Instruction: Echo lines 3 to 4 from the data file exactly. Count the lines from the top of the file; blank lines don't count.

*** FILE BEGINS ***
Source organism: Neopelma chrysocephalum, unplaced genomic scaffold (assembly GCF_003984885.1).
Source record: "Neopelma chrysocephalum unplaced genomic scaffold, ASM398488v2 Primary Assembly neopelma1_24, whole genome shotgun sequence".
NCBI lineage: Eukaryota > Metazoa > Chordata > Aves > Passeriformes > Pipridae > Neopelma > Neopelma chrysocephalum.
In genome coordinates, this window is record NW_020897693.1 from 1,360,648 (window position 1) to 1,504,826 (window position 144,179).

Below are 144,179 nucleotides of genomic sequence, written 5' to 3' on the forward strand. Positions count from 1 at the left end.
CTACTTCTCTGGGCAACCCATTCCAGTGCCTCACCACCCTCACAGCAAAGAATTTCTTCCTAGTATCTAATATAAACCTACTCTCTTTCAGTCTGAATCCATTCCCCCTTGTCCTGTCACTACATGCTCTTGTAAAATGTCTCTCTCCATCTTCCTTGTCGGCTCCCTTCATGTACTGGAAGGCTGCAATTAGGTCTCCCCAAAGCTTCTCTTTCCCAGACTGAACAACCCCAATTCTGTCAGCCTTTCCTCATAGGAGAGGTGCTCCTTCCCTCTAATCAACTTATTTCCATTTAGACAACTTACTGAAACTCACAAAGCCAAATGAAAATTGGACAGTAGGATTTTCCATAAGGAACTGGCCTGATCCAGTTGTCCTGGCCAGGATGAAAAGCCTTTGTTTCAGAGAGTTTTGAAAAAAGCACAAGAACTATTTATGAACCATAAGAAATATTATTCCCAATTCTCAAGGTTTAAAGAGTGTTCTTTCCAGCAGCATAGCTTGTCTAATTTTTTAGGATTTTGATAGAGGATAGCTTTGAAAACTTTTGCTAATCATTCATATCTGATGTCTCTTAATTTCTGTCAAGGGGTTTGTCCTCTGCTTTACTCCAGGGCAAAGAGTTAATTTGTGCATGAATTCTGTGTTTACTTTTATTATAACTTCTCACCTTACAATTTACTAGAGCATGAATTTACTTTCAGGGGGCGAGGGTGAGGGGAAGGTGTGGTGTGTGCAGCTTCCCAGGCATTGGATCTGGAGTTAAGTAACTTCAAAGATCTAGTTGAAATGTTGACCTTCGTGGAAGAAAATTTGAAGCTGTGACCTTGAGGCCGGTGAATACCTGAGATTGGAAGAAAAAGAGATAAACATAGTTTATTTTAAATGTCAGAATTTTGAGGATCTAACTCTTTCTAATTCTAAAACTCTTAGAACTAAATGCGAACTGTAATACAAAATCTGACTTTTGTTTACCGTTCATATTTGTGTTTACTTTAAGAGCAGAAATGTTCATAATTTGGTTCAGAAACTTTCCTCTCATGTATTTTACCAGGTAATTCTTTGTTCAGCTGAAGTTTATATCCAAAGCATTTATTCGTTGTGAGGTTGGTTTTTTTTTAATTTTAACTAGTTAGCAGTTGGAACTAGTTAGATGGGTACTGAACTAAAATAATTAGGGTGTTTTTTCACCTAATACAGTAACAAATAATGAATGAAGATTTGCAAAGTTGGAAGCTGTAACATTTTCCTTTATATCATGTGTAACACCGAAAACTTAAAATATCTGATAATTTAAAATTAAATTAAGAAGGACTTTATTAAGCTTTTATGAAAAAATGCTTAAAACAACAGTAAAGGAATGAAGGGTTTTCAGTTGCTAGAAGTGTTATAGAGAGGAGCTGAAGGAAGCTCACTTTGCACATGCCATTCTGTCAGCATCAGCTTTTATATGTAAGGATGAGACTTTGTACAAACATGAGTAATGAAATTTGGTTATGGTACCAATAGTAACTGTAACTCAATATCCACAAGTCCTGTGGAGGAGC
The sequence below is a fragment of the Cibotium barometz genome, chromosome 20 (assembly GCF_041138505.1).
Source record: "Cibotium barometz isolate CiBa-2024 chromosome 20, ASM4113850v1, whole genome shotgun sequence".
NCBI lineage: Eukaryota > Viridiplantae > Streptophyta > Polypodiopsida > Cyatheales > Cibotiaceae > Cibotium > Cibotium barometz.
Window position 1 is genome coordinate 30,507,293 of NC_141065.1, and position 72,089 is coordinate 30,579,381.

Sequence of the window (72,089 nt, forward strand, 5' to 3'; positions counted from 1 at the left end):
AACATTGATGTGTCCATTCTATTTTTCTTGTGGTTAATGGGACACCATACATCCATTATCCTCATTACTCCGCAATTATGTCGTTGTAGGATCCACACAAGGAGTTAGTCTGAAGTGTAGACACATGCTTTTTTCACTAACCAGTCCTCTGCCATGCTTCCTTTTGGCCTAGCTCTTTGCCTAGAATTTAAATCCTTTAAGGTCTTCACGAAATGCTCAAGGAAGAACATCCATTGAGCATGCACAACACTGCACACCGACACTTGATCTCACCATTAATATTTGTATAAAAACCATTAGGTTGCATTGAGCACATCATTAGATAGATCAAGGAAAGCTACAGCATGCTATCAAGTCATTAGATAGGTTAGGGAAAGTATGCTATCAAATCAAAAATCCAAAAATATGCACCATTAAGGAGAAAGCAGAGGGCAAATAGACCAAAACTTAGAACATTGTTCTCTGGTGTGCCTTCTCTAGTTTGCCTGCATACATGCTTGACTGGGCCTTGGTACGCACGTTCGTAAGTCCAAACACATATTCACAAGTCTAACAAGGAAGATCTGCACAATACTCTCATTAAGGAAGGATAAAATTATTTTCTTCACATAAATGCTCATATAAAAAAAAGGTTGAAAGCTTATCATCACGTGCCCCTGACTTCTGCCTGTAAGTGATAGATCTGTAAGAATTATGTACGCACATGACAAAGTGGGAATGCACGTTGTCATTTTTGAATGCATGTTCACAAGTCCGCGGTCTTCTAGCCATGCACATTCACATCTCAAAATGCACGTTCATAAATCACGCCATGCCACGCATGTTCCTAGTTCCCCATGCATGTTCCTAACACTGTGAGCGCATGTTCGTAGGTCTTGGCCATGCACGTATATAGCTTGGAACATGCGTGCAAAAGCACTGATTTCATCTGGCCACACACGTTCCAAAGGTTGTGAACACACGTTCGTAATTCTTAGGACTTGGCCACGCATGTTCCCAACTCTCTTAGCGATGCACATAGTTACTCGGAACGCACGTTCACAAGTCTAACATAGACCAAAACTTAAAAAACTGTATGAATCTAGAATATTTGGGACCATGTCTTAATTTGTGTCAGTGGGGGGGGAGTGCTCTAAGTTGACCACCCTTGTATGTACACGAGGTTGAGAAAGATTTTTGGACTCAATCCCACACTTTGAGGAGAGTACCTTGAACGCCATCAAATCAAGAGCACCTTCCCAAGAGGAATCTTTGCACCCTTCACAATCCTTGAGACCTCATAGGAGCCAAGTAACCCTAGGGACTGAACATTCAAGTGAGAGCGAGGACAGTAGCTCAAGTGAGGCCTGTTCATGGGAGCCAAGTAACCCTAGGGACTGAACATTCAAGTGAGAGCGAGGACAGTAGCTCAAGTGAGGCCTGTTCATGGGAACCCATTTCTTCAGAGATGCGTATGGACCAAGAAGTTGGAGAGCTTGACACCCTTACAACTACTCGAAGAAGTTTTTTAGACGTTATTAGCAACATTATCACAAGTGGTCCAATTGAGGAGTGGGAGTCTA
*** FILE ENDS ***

NCBI lineage: Eukaryota > Metazoa > Chordata > Aves > Passeriformes > Pipridae > Neopelma > Neopelma chrysocephalum.
In genome coordinates, this window is record NW_020897693.1 from 1,360,648 (window position 1) to 1,504,826 (window position 144,179).